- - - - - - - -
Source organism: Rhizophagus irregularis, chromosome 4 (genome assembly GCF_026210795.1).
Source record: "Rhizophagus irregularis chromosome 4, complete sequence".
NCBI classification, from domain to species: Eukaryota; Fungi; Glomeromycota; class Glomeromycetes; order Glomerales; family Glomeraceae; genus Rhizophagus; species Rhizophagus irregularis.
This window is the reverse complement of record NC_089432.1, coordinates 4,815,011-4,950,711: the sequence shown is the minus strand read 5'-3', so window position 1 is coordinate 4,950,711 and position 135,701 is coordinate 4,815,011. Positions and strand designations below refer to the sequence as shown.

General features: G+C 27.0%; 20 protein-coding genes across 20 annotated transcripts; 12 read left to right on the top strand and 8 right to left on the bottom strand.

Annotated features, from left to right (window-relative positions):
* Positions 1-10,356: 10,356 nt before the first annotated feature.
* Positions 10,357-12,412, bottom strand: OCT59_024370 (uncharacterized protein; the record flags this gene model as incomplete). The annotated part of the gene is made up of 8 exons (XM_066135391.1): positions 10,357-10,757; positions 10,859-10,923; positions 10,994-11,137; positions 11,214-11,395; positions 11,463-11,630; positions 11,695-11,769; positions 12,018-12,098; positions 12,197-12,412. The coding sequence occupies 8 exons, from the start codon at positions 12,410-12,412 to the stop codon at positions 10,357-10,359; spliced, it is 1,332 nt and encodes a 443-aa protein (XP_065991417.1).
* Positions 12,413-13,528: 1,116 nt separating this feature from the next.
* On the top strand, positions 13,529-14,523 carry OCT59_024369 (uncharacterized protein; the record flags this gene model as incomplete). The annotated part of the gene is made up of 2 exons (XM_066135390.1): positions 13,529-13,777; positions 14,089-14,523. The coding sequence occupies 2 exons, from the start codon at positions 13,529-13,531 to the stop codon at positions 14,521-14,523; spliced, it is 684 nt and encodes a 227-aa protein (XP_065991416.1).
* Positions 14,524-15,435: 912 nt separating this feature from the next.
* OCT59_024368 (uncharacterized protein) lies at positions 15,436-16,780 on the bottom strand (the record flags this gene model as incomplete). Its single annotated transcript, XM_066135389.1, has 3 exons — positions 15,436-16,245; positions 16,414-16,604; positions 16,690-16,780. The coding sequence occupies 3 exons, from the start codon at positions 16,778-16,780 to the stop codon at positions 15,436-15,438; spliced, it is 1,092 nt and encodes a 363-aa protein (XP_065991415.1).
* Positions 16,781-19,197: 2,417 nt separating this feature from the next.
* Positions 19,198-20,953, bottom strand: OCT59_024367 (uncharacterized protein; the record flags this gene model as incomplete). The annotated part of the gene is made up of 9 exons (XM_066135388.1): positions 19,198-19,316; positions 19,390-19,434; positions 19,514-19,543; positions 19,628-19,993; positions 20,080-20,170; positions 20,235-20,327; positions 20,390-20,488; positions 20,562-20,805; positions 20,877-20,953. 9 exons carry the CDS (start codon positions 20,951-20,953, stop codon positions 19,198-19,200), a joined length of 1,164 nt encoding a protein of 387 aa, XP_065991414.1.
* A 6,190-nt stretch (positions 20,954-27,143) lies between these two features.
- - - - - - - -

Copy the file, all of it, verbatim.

Source organism: Rhizophagus irregularis, chromosome 4 (genome assembly GCF_026210795.1).
Source record: "Rhizophagus irregularis chromosome 4, complete sequence".
NCBI classification, from domain to species: Eukaryota; Fungi; Glomeromycota; class Glomeromycetes; order Glomerales; family Glomeraceae; genus Rhizophagus; species Rhizophagus irregularis.
This window is the reverse complement of record NC_089432.1, coordinates 4,815,011-4,950,711: the sequence shown is the minus strand read 5'-3', so window position 1 is coordinate 4,950,711 and position 135,701 is coordinate 4,815,011. Positions and strand designations below refer to the sequence as shown.

General features: G+C 27.0%; 20 protein-coding genes across 20 annotated transcripts; 12 read left to right on the top strand and 8 right to left on the bottom strand.

Annotated features, from left to right (window-relative positions):
* Positions 1-10,356: 10,356 nt before the first annotated feature.
* Positions 10,357-12,412, bottom strand: OCT59_024370 (uncharacterized protein; the record flags this gene model as incomplete). The annotated part of the gene is made up of 8 exons (XM_066135391.1): positions 10,357-10,757; positions 10,859-10,923; positions 10,994-11,137; positions 11,214-11,395; positions 11,463-11,630; positions 11,695-11,769; positions 12,018-12,098; positions 12,197-12,412. The coding sequence occupies 8 exons, from the start codon at positions 12,410-12,412 to the stop codon at positions 10,357-10,359; spliced, it is 1,332 nt and encodes a 443-aa protein (XP_065991417.1).
* Positions 12,413-13,528: 1,116 nt separating this feature from the next.
* On the top strand, positions 13,529-14,523 carry OCT59_024369 (uncharacterized protein; the record flags this gene model as incomplete). The annotated part of the gene is made up of 2 exons (XM_066135390.1): positions 13,529-13,777; positions 14,089-14,523. The coding sequence occupies 2 exons, from the start codon at positions 13,529-13,531 to the stop codon at positions 14,521-14,523; spliced, it is 684 nt and encodes a 227-aa protein (XP_065991416.1).
* Positions 14,524-15,435: 912 nt separating this feature from the next.
* OCT59_024368 (uncharacterized protein) lies at positions 15,436-16,780 on the bottom strand (the record flags this gene model as incomplete). Its single annotated transcript, XM_066135389.1, has 3 exons — positions 15,436-16,245; positions 16,414-16,604; positions 16,690-16,780. The coding sequence occupies 3 exons, from the start codon at positions 16,778-16,780 to the stop codon at positions 15,436-15,438; spliced, it is 1,092 nt and encodes a 363-aa protein (XP_065991415.1).
* Positions 16,781-19,197: 2,417 nt separating this feature from the next.
* Positions 19,198-20,953, bottom strand: OCT59_024367 (uncharacterized protein; the record flags this gene model as incomplete). The annotated part of the gene is made up of 9 exons (XM_066135388.1): positions 19,198-19,316; positions 19,390-19,434; positions 19,514-19,543; positions 19,628-19,993; positions 20,080-20,170; positions 20,235-20,327; positions 20,390-20,488; positions 20,562-20,805; positions 20,877-20,953. 9 exons carry the CDS (start codon positions 20,951-20,953, stop codon positions 19,198-19,200), a joined length of 1,164 nt encoding a protein of 387 aa, XP_065991414.1.
* A 6,190-nt stretch (positions 20,954-27,143) lies between these two features.